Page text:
News in brief: Openet, Cisco, BT, Amazon, Wibox, Tring, Apple, Vodafone Portugal, Puma

Subscriber optimization software provider Openet has launched a RAN congestion solution that enables operators to manage traffic in real-time. 
 
Cisco yesterday launched a cloud collaboration product that it says allows service providers to deploy multiple collaboration applications on a single server in a virtual environment, and then host the apps for multiple clients. 
 
Separately, BT said it planned to expand its hosted IP telephony service, which uses BT and Cisco cloud-based technologies, to US corporate customers. 
 
Amazon has launched an updated version of the large-screen Kindle DX, with a higher-contrast screen, and cut the price to $379 (€310) from $489. Amazon cut the prices of the regular Kindle by $70 last month.  
 
French Wimax operator Wibox has signed a distribution agreement for the ASTRA2Connect satellite broadband service offered by SES Astra.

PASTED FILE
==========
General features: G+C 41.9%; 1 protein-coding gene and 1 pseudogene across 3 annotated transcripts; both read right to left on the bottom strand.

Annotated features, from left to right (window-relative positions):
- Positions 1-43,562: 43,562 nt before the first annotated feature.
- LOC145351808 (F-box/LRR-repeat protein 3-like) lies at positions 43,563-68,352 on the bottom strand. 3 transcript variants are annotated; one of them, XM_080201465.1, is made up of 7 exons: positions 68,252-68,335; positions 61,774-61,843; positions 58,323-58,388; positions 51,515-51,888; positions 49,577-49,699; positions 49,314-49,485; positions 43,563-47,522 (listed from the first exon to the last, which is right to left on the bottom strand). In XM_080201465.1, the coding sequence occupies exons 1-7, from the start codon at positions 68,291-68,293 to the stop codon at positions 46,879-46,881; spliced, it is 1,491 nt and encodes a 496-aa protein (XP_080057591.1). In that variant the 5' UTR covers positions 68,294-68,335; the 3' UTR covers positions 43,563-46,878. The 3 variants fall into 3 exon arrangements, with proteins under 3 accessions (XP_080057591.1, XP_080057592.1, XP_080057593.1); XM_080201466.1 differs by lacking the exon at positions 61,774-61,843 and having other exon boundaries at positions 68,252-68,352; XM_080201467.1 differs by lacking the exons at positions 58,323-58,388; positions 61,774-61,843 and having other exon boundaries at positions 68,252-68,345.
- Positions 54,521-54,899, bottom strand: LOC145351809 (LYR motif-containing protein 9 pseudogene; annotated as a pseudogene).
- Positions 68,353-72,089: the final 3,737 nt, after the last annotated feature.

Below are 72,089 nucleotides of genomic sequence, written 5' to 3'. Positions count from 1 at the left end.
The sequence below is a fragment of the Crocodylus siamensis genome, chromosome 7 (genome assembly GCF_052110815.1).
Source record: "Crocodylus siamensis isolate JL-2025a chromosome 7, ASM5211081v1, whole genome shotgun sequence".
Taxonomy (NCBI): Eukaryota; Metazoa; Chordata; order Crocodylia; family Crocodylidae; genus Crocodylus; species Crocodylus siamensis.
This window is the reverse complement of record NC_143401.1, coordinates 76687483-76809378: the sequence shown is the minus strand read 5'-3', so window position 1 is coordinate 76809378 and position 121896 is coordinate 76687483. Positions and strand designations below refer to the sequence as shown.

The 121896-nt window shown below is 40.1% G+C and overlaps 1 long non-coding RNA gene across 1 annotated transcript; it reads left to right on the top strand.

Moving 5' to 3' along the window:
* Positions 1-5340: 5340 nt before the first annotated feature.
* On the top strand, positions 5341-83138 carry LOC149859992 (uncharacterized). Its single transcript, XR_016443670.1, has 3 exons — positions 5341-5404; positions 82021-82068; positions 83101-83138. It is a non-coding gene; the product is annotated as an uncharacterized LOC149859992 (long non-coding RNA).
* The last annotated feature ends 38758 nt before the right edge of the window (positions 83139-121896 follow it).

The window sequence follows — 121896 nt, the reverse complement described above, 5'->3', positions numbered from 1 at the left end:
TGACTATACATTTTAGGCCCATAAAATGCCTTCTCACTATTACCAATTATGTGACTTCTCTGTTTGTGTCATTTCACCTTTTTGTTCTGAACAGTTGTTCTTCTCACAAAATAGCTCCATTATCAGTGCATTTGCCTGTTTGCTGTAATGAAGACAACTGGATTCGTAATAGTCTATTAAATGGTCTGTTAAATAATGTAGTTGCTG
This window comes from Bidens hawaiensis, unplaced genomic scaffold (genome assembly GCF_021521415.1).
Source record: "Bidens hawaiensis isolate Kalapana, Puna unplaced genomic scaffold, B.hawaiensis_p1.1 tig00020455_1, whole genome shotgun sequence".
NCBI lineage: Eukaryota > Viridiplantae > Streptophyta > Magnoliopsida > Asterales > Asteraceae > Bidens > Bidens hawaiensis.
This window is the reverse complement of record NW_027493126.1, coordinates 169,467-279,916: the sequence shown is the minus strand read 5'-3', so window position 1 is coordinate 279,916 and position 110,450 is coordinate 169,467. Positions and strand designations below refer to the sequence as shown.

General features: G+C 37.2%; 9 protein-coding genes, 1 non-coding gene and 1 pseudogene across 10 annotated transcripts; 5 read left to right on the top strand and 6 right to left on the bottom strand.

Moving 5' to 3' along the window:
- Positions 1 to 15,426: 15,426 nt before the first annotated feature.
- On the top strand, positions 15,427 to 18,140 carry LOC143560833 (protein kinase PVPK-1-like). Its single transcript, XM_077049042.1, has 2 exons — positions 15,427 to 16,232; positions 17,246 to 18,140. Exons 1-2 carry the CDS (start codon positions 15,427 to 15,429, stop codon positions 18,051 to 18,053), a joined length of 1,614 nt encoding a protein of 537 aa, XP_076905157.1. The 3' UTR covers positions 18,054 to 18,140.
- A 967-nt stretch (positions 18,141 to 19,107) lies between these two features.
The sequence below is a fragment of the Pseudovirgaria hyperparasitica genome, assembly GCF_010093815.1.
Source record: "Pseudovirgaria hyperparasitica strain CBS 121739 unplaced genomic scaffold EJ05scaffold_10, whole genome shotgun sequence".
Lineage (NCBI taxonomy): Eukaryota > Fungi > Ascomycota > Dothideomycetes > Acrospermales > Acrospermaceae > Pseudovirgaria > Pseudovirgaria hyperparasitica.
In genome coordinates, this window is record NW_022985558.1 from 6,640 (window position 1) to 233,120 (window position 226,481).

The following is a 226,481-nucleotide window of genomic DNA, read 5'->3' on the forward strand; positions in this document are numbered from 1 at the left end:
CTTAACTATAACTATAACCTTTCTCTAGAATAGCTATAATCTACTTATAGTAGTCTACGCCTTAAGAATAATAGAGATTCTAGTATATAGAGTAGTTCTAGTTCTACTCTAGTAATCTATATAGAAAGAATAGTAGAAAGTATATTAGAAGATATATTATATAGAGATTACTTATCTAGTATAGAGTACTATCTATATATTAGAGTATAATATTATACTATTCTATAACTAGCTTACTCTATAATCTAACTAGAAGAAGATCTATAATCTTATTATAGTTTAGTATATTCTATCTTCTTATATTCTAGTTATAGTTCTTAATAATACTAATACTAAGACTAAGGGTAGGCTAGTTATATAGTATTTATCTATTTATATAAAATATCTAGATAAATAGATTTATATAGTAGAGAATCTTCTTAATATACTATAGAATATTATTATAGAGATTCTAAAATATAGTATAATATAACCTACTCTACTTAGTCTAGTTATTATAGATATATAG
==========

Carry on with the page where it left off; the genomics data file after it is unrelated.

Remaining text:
Albania's Tring Communications will deploy Alcatel-Lucent's DSL and access management technologies to support the broadcast of satellite TV channels to its DSL subscribers.
 
Apple’s rivals are making the most of reported problems with the iPhone 4’s antenna, with Motorola proclaiming users can hold its forthcoming Droid X “any way you like” in an advert in yesterday’s New York Times, and Nokia issuing a guide on how to hold its devices earlier this week. 
 
Vodafone Portugal will deploy Nokia Siemens Networks’ Service Broker to combine legacy services like its personalized voice greeting, with next-generation IP Multimedia Subsystem services. 
 
Sports equipment maker Puma today launched a branded smartphone in eleven European markets. The aptly-named Puma Phone, made by French vendor Sagem Wireless, and is targeted at users aged 18-30 and costs €399 SIM-free.

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